We know very well that the whole world was made from nothing, from non-existent matter. If it is easy for God to re-create something from nothing, it is easier to create from existing elements. Thus, since these prototypes exist, it is possible for God to form man again18.
Fourth. St. Gregory of Nyssa takes examples for the resurrection of bodies from the views of the men of his time. Many people considered and still consider it very natural for the features of bodies which have decomposed to go to their descendants and for features of bodies of those not related to be transmitted to other bodies, but they do not believe that it is possible for the same features to be renewed in those who once had them as their own. I shall quote what St. Gregory of Nyssa said, because it is worth noting. He says that it is inconceivable “…not to acknowledge that the same and exceptional things about those things once possessed are renewed and brought back to life”19.
Observing this passage, we can verify that at the resurrection of the body people will receive their own body with its special features, but nevertheless transformed. Since the body will be raised “in power and incorruption” it means that it will not have on it the marks of decay, mortality and illness. Naturally, we do not know more details about this subject, but I think that what has been cited is very expressive.
Fifth. St. Gregory of Nyssa, however, insists strongly that the resurrection of bodies is necessary also for men to live a good life. For if death is the end of life, then the murderer, the adulterer, the perjurer, the liar, will increase in their evil. If there is no resurrection there is no judgement. If there is no judgement, then even the fear of God is lost and naturally where fear does not chastise, “there the devil dances with the sinner”20.
Thus when the Church speaks of the coming life and the tribunal, it increases the fear of God in men. This fear has a humanising effect on life. So the teaching about the death and resurrection of bodies provides man with a socialising factor. Whoever banishes fear becomes subject to the demons, a prey to all the passions.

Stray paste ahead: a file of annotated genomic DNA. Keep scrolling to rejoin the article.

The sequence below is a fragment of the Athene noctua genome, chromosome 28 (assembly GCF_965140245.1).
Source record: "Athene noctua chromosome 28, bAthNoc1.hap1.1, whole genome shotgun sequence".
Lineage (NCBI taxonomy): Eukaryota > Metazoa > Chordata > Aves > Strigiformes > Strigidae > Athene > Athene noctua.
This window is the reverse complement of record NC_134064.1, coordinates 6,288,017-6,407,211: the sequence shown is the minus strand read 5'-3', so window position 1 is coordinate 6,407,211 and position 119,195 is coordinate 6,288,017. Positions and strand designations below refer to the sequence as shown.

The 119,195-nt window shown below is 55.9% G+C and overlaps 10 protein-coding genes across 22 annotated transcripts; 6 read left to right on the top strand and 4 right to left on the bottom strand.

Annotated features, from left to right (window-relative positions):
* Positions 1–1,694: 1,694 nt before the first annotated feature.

The conclusion is that there will be a resurrection of the dead. God’s word bears witness to this, God revealed it to us, the saints confirm it by their lives and teaching, and human experience bears witness to it. This is why we stand with reverence before the human body. We revere it, we love it, we struggle to purify ourselves of sins, so that it too may be glorified. It is very characteristic that the hesychasm of the so-called neptic Fathers also turned to the body, which we honour greatly. We note this in the works of St. Gregory Palamas.
Reverence for the human body is also shown in its burial. In the Orthodox Church the burning or cremation of bodies is not accepted, but they are buried. To be sure, as we said before, about the teaching of St. Gregory of Nyssa, the bodies which have been burned will also be raised, but if a person of his own will desires his body to be burnt, he indicates that he does not believe in his resurrection. It is not at all strange that where the burning of bodies prevailed, notions prevailed that the body is a prison of the soul which must be discarded in order for the soul to be liberated. We reverence the body, we bury it and we await its resurrection. The saints are sleeping with nostalgia for the resurrection. They confess “I look for the resurrection of the dead and the life of the age to come.”